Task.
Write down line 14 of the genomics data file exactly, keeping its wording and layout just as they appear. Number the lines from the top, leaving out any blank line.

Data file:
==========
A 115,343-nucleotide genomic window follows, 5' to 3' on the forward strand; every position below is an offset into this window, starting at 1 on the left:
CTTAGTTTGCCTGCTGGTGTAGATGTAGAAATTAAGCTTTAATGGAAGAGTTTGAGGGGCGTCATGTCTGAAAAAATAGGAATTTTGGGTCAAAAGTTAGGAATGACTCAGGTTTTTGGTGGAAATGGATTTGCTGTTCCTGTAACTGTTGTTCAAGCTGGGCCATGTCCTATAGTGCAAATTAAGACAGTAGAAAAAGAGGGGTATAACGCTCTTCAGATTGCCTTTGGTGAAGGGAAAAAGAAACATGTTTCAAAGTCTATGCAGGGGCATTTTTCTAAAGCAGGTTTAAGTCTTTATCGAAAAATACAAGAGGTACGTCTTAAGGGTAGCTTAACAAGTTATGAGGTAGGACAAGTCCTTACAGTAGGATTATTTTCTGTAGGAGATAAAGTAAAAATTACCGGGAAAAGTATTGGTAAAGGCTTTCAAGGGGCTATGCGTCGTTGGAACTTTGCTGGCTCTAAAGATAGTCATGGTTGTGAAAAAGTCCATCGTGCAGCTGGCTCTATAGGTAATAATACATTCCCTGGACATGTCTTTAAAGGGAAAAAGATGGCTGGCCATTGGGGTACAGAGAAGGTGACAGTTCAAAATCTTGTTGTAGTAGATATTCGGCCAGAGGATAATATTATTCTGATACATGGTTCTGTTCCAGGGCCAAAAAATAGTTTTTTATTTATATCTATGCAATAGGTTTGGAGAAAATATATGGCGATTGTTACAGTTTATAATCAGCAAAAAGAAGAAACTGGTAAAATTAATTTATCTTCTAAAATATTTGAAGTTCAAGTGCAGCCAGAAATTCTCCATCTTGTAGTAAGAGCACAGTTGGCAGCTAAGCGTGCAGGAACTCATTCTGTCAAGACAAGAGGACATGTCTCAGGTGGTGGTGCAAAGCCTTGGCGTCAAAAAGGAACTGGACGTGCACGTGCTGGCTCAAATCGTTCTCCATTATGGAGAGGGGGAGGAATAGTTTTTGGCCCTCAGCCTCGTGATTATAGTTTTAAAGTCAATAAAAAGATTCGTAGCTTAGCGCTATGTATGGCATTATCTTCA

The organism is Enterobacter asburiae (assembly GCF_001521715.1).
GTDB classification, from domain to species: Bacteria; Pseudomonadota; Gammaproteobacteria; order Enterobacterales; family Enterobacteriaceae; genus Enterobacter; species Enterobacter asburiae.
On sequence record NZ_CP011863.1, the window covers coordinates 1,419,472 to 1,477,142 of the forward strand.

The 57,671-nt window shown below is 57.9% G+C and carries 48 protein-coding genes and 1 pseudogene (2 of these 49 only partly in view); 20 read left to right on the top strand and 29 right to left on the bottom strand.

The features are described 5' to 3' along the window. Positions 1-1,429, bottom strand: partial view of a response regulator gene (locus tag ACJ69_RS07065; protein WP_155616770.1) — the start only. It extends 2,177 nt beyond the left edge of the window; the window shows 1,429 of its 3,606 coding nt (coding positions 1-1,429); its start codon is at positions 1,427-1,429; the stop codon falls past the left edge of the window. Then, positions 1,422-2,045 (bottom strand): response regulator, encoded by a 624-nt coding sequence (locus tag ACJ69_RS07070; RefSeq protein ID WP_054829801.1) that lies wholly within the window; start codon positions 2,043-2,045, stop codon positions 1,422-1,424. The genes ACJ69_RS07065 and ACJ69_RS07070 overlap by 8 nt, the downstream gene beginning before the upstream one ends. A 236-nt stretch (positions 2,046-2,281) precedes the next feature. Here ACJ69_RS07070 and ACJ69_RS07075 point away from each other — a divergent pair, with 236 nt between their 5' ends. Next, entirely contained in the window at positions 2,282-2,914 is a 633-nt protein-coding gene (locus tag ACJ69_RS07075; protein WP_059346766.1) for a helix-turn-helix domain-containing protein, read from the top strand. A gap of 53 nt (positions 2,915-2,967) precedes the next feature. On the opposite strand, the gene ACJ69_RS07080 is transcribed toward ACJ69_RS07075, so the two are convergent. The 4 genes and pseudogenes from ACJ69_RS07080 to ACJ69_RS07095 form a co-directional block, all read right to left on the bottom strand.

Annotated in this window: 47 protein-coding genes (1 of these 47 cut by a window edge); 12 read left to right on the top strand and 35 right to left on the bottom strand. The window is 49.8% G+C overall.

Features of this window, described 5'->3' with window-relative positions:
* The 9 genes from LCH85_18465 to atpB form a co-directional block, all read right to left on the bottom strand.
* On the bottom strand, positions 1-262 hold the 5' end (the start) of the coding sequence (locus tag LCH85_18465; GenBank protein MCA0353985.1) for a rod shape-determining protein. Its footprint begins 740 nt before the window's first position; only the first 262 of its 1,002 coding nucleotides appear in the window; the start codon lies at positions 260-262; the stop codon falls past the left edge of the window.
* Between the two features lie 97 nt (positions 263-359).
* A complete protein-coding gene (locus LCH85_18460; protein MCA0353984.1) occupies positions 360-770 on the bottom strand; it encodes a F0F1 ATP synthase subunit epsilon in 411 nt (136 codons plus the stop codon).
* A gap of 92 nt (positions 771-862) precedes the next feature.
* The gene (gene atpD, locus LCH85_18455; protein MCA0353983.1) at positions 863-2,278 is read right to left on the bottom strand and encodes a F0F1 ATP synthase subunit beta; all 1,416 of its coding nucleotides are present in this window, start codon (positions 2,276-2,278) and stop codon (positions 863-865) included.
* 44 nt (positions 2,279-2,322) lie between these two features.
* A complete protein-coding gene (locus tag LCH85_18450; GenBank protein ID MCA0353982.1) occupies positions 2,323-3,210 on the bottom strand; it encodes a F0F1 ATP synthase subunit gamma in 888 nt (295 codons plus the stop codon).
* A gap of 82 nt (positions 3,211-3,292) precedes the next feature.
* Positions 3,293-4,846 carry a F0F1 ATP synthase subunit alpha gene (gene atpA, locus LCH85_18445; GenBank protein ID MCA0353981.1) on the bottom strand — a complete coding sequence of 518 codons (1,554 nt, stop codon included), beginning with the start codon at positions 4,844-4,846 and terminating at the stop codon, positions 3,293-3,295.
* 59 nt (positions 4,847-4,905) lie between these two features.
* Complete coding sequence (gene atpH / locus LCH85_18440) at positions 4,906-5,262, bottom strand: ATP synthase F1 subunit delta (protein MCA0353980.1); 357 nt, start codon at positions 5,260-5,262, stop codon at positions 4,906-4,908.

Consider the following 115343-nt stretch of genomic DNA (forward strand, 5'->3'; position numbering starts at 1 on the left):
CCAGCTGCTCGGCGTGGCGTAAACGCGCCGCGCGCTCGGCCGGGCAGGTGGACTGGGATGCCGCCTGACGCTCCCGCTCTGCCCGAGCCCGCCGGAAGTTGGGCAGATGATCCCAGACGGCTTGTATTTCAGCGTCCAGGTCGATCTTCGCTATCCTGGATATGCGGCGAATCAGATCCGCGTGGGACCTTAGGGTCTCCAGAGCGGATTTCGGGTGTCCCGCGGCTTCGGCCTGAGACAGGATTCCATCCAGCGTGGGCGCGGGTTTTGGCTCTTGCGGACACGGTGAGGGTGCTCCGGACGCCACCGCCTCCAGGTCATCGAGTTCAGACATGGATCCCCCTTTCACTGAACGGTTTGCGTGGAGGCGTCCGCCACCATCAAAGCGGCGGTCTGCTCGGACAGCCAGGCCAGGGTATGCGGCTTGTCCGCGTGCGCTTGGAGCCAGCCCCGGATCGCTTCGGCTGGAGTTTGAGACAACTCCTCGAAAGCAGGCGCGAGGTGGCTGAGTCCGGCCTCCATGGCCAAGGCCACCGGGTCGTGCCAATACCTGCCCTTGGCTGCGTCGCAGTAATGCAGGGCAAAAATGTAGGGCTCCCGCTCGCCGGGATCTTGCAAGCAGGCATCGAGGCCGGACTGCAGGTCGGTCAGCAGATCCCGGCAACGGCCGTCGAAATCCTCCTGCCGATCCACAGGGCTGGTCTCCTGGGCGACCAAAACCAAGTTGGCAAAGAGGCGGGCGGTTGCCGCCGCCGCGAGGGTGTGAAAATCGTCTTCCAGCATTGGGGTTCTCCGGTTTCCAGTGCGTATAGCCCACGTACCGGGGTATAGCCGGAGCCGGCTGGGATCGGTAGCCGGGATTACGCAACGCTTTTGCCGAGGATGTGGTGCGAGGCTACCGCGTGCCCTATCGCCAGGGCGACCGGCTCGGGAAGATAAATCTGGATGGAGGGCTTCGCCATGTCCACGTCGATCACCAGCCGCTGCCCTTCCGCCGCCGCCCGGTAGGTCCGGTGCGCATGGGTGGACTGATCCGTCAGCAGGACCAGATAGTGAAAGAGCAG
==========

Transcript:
* A gap of 92 nt (positions 771-862) precedes the next feature.